Apparently for the last several presidential elections 7-11 has had a “7-Election” marketing campaign, in which they offer blue and red coffee cups and customers “vote” by choosing one or the other. Here is a screenshot from the 7-Election 2008 website:

You can go to the website and see the “voting” results map (current as of this morning), which shows two states at 50/50 and every other state going for Obama:

If you go to the actual website, you can hover over each state and see what the % breakdown is.

Now, in and of itself, I just thought this was slightly interesting as an example of the commodification of political choice (“express your voting preference through a coffee cup!”), and I thought it could be used as an example of made-up statistics that are entirely meaningless. For instance, at the 7-11 near my house, I noticed they only have blue cups available, so it would be impossible to “vote” for McCain. Anyone with just some basic common sense could think of tons of problems with this as a real methodology–it didn’t even really seem worth my time to go into much detail about why a poll based on sale of coffee cups is unscientific and stupid.

But then I noticed something on the website: according to the website, results are reported weekly in USA Today (although I wasn’t able to find links to any weekly reports, which seemed odd). I know USA Today isn’t considered a high-quality newspaper by a lot of people, but still, it’s at least ostensibly reporting news. The 7-Election website also has a link to CNN, so perhaps they are partnering with them, too. Editor & Publisher ran a story on it. The results of a marketing scheme to sell coffee is being treated as news. I’m going to try to use it in class to discuss how things get defined as “newsworthy,” and who sets the agenda for what we’re going to talk about. Here we have a company getting free publicity for its marketing promotion because that marketing promotion has been declared “news.” What important information about the world is being ignored in favor of this? How does treating this as newsworthy legitimize it, as though these statistics are meaningful or accurate? Does that increase sales for 7-11?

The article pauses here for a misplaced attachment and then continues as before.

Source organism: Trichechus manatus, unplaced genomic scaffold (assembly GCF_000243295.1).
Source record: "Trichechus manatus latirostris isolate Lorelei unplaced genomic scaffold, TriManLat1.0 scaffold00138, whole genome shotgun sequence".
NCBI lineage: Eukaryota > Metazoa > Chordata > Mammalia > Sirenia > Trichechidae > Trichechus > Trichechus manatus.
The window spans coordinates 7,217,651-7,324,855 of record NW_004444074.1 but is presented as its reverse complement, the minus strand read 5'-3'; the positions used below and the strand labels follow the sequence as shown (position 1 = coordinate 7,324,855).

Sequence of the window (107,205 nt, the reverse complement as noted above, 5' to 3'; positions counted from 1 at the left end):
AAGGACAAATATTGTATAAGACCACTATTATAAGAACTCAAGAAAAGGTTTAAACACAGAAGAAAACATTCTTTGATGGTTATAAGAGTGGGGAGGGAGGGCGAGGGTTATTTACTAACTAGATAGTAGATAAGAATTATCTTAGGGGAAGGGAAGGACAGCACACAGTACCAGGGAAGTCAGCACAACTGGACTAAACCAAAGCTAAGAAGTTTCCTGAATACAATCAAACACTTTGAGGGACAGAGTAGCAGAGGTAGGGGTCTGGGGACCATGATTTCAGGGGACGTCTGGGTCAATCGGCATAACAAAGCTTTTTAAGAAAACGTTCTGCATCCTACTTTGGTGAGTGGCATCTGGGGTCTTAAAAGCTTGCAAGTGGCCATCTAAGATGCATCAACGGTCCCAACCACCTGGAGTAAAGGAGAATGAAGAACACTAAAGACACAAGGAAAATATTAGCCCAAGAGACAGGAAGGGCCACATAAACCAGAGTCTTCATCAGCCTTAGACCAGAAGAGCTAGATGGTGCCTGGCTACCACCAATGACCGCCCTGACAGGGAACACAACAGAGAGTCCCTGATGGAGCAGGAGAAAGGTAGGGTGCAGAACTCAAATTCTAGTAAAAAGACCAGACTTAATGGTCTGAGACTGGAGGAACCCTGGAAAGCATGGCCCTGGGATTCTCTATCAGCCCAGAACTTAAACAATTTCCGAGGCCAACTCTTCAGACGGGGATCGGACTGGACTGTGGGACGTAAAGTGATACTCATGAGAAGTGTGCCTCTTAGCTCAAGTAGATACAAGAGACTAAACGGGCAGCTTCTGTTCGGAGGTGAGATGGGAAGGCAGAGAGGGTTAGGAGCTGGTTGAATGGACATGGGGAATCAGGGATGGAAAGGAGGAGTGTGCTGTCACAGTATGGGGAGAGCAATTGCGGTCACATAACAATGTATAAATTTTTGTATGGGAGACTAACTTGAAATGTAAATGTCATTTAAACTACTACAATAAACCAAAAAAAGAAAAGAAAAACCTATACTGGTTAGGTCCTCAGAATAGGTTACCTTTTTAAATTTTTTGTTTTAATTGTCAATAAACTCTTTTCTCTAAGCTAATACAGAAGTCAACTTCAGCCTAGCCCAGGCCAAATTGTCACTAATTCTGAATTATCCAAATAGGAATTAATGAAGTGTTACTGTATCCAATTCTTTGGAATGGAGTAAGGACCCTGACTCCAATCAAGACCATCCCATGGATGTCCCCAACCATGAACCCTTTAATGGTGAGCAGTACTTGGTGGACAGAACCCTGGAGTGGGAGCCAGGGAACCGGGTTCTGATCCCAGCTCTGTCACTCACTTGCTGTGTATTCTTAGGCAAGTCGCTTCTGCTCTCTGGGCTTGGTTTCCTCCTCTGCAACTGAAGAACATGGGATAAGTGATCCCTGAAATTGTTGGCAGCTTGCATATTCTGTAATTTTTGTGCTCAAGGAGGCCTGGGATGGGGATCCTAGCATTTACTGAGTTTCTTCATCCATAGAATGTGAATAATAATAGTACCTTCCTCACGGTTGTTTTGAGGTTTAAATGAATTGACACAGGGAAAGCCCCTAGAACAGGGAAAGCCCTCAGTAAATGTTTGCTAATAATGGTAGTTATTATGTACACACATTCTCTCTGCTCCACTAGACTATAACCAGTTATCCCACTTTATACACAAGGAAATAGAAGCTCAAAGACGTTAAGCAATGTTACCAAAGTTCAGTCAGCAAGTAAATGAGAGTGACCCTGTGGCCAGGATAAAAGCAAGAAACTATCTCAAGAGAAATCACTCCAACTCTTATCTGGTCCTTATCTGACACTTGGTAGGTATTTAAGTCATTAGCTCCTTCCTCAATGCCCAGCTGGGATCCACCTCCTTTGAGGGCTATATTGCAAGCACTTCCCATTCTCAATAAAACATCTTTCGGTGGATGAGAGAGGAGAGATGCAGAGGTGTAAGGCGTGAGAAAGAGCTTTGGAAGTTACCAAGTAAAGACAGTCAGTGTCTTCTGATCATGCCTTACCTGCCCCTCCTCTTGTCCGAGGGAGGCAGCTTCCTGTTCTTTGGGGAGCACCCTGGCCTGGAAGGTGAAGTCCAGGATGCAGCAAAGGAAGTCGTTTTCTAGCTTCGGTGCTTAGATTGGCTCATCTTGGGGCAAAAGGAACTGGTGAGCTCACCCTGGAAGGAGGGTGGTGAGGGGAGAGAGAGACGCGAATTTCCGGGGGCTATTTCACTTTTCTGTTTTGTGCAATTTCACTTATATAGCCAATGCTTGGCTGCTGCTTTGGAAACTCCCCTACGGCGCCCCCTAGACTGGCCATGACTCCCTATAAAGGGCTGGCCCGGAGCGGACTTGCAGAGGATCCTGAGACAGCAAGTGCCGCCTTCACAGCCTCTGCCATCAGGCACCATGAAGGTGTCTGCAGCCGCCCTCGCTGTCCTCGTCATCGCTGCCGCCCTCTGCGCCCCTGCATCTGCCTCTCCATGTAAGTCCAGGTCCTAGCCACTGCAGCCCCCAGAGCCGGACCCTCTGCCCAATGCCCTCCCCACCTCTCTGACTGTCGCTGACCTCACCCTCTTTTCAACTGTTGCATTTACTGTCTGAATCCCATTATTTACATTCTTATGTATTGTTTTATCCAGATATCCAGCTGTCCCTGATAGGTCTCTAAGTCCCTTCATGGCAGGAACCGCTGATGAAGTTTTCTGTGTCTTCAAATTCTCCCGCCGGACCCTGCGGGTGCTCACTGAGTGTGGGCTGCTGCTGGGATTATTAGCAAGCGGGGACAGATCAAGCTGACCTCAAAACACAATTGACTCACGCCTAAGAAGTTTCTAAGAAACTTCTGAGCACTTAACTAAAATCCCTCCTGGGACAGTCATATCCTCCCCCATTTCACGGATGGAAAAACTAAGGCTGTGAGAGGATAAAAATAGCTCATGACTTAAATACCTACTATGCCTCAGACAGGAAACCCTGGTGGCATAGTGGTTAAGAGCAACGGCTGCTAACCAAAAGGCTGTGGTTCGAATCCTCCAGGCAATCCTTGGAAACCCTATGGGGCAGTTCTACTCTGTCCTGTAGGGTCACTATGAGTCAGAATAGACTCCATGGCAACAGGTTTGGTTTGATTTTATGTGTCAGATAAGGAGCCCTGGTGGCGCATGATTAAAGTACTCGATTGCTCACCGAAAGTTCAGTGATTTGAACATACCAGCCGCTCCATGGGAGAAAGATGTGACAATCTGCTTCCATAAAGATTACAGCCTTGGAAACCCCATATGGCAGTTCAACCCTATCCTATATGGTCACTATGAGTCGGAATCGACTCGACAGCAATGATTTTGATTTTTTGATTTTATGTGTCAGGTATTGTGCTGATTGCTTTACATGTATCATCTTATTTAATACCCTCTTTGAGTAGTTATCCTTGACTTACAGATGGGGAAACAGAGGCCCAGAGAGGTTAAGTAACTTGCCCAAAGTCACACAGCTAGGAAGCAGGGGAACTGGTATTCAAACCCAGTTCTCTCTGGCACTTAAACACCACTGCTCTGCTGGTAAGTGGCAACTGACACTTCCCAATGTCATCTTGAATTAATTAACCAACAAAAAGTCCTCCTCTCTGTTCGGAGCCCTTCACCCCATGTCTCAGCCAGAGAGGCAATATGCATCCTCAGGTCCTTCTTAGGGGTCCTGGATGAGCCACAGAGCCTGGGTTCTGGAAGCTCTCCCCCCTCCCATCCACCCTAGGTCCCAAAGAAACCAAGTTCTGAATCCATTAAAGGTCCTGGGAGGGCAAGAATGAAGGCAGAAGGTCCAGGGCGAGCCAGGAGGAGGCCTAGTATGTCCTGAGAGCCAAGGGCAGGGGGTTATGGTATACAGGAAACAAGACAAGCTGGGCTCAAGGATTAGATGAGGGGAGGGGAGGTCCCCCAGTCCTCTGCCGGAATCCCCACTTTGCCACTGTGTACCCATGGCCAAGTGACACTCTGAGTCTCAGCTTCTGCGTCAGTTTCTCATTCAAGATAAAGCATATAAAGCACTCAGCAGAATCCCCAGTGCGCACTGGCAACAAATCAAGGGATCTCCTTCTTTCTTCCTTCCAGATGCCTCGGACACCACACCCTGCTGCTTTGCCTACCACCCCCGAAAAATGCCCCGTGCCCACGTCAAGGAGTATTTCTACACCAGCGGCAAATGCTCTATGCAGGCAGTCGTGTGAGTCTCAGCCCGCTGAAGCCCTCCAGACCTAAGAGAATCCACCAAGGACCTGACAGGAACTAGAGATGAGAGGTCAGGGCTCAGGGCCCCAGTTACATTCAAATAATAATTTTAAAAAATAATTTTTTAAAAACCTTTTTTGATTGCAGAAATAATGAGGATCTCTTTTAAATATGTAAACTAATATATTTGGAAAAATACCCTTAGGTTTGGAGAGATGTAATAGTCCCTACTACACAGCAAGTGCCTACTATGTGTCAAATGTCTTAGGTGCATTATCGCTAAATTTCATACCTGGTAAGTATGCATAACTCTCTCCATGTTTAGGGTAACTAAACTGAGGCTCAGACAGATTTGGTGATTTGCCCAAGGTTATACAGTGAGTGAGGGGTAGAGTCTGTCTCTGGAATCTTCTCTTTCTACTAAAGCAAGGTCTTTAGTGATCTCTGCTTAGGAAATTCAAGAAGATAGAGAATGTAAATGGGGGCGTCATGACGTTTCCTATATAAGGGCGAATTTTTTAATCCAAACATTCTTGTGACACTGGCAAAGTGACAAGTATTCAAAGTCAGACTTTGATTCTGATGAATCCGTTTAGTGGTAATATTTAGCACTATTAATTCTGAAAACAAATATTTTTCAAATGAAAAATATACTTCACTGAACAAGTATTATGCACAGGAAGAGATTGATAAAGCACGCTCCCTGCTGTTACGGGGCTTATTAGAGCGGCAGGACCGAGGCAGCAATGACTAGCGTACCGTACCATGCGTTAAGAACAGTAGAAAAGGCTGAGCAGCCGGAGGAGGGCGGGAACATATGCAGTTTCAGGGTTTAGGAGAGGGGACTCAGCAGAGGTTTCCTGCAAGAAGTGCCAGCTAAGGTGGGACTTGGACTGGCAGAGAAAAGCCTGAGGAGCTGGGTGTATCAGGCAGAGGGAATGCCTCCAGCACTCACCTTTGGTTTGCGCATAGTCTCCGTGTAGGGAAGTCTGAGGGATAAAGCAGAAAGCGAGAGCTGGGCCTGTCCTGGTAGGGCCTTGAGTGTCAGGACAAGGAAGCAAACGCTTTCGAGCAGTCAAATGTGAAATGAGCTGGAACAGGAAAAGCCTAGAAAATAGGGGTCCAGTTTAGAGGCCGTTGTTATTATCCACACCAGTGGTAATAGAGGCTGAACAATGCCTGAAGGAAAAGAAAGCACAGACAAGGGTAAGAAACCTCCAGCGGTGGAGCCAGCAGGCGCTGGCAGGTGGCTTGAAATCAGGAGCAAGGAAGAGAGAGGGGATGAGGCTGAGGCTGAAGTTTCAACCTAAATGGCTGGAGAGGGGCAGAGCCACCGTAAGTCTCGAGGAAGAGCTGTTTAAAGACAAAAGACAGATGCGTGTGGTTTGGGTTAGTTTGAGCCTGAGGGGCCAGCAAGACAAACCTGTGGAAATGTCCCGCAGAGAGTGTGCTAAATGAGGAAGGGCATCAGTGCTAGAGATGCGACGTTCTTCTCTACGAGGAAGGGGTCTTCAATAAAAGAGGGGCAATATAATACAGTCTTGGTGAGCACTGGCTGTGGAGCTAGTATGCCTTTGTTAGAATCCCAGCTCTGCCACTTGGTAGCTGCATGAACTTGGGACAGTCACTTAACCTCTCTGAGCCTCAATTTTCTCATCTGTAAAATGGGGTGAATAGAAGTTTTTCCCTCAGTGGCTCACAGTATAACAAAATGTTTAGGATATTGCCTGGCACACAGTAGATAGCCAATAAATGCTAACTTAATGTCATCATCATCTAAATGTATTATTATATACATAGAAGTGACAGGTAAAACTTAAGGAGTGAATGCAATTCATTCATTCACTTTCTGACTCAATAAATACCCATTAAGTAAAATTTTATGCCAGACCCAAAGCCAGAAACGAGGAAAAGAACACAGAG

I found a lot of comments on blogs where people claimed that after hearing about this campaign, they went out and bought coffee just to “vote” for their preferred candidate, and a few who said they refused to buy coffee because the store was out of the cups they wanted. I find this entire thing incredibly bizarre, and I don’t see why news outlets and individuals are buying into the idea that this is anything other than a way to convince more people to buy 7-11 coffee.

NEW!  In our comments, Penny pointed out that Baskin Robbins does the same thing.  Here are the results from this suspicously delicious poll as of the morning of Nov. 4th: